Under the Couch

 


 

 

By the end of March, I’d already set up a sewing station in my kitchen where I made dozens and dozens of festive cloth masks for all seasons: pumpkins and witches, Pilgrims and turkeys, Santa, snow men and penguins as well as  agnostic nature scenes, until I jammed the bobbin beyond my skill set and learned that Mr. Altomarie’s Sew & Vac Shop was closed, and that was the end of that project.  Every relative  received a mask whether they requested one or not.  When the sewing machine broke, I cleaned up my sewing center and hid back under the couch.  From there I still listened to the nightly presidential pandemic briefings. While Donald yelled and lied, I watched natural disasters on YouTube.  As he promised that the virus was getting better, I watched the 2004 tsunami hit Taiwan over and over.  Donald promised that the warm weather would eliminate the virus; I watched the town of Paradise burn. He promised this Chinese virus was just like the flu and I watched Mt. St Helens erupt.       

 

By April, just about the time that Dr. Donald started hawking hydroxychloroquine, Clorox injections, internal medical light sabers and other presidential snake oils, my soul took up permanent residence under the couch.  My soul became the doll at Edward Gorey’s house that lies face down on the stairs. All of this happened at about the same time that Dr. Birx’ soul dissipated into air.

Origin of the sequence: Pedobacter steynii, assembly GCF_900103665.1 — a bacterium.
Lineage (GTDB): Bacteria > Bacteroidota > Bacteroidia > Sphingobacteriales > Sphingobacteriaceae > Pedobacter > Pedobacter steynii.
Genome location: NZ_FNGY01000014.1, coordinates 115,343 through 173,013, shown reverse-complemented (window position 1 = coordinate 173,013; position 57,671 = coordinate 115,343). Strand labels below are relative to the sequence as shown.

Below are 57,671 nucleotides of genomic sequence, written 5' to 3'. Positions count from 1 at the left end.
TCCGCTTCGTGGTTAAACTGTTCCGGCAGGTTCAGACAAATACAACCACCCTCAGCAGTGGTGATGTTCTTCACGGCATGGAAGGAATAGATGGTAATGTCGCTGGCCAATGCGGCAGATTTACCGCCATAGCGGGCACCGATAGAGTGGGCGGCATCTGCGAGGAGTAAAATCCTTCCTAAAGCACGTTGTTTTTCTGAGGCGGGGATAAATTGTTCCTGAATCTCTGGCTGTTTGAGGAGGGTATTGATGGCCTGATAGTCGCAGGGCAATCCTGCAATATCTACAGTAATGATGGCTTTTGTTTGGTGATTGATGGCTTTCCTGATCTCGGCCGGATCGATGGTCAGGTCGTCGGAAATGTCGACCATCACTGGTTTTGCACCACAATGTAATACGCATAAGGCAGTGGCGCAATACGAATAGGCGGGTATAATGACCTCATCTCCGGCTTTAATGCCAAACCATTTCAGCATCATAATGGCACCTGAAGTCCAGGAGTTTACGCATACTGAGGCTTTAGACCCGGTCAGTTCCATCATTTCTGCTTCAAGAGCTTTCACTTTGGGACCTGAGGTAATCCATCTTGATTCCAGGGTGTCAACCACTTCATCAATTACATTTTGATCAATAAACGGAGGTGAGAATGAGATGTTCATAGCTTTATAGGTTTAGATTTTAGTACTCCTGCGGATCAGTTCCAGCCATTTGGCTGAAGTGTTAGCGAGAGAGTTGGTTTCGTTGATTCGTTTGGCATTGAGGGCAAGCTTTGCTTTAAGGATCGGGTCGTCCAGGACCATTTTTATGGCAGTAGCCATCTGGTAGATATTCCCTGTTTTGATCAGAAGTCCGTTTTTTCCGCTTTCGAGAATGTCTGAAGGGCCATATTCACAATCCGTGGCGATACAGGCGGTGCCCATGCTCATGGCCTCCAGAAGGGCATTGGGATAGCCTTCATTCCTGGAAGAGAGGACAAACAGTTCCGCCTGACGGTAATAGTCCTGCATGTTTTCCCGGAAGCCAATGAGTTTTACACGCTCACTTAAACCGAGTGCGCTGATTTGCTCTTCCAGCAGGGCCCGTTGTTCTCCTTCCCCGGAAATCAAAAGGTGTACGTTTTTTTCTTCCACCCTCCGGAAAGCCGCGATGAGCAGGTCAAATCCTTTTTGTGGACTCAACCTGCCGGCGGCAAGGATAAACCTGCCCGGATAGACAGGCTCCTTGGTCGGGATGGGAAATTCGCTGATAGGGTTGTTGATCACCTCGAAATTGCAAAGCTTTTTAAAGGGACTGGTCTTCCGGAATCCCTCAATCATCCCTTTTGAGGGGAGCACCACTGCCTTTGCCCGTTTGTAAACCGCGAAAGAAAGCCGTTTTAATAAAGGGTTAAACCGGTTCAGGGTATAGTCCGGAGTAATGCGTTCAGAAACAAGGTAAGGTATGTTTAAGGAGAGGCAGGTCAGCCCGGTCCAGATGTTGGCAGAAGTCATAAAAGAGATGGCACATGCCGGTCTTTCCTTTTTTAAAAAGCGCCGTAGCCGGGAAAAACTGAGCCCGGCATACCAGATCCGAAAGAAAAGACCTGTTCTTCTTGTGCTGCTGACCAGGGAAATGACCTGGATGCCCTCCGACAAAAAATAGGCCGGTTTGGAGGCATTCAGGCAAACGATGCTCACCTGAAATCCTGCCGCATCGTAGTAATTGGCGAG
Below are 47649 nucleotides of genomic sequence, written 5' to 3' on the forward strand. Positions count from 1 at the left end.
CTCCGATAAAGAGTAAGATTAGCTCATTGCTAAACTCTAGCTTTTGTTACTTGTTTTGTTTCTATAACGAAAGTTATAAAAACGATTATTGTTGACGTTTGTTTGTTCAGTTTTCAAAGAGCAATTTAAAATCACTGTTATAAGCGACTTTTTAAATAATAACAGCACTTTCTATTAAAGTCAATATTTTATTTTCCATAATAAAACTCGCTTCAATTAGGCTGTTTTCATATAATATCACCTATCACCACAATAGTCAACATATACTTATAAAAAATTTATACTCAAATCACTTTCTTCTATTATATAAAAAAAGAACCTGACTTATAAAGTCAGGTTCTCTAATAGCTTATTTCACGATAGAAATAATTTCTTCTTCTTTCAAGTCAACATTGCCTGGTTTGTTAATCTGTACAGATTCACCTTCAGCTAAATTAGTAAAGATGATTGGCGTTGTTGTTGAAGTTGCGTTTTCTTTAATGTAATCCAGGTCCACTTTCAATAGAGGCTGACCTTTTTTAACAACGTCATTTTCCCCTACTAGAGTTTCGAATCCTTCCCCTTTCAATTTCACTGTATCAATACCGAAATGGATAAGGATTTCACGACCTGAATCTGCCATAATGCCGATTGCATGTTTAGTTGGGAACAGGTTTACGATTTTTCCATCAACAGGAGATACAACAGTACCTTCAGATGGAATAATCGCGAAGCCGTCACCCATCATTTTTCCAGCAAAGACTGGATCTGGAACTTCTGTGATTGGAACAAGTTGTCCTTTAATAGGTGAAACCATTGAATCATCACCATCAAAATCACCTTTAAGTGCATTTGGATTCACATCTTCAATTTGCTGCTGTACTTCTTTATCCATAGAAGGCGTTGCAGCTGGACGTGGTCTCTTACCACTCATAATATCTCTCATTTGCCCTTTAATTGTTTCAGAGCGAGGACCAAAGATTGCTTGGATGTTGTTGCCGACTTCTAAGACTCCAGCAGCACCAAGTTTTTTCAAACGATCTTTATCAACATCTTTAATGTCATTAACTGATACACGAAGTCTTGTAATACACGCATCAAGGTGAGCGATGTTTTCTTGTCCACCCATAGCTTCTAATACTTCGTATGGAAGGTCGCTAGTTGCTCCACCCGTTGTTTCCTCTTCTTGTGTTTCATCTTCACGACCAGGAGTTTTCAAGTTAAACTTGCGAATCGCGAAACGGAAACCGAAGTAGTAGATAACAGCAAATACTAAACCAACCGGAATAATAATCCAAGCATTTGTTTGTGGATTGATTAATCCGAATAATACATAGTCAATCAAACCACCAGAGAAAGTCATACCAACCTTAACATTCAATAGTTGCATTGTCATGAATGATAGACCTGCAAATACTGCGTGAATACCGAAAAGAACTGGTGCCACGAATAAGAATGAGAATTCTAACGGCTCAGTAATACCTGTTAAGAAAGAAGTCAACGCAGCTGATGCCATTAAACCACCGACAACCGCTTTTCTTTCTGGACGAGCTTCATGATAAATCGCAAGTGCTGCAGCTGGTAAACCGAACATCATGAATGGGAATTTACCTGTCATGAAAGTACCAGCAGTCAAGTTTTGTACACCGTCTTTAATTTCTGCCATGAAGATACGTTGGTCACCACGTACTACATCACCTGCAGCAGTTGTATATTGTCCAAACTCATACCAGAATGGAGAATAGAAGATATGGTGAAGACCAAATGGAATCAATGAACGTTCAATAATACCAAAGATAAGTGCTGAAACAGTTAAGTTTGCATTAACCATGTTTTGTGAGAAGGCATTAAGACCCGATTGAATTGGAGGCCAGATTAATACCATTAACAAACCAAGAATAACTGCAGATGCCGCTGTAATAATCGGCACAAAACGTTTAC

At night, I dreamed of Jane Goodall’s chimps.  Frodo contracted polio during that epidemic and was crippled for life.  Many other chimps died.  I bolted awake.  

 

One day, through sheets of rain, I noticed a nest in the fir tree outside. For the next month, I watch the robins – Chip and Joanna – construct the  HGTV nest.  Joanna slapped the mud walls with her ample butt and feathered tail.  They both worked on it. I dug out my father-in-law’s binoculars and watched every day.  I was taught that humans learned to sew by observing birds.    Chip and Joanna stitched a long pink yarn into the nest. Girl birds?

 

My son brought groceries one day.  He was hunched over a package.  “It’s chicken.  I didn’t want your friends to see,” he indicated the nest, “It just seems disrespectful.” 

 

 

 

 

 

Selected Writings:

 

Fragile

  

Thoughts of a Dying Woman

  

Under the Couch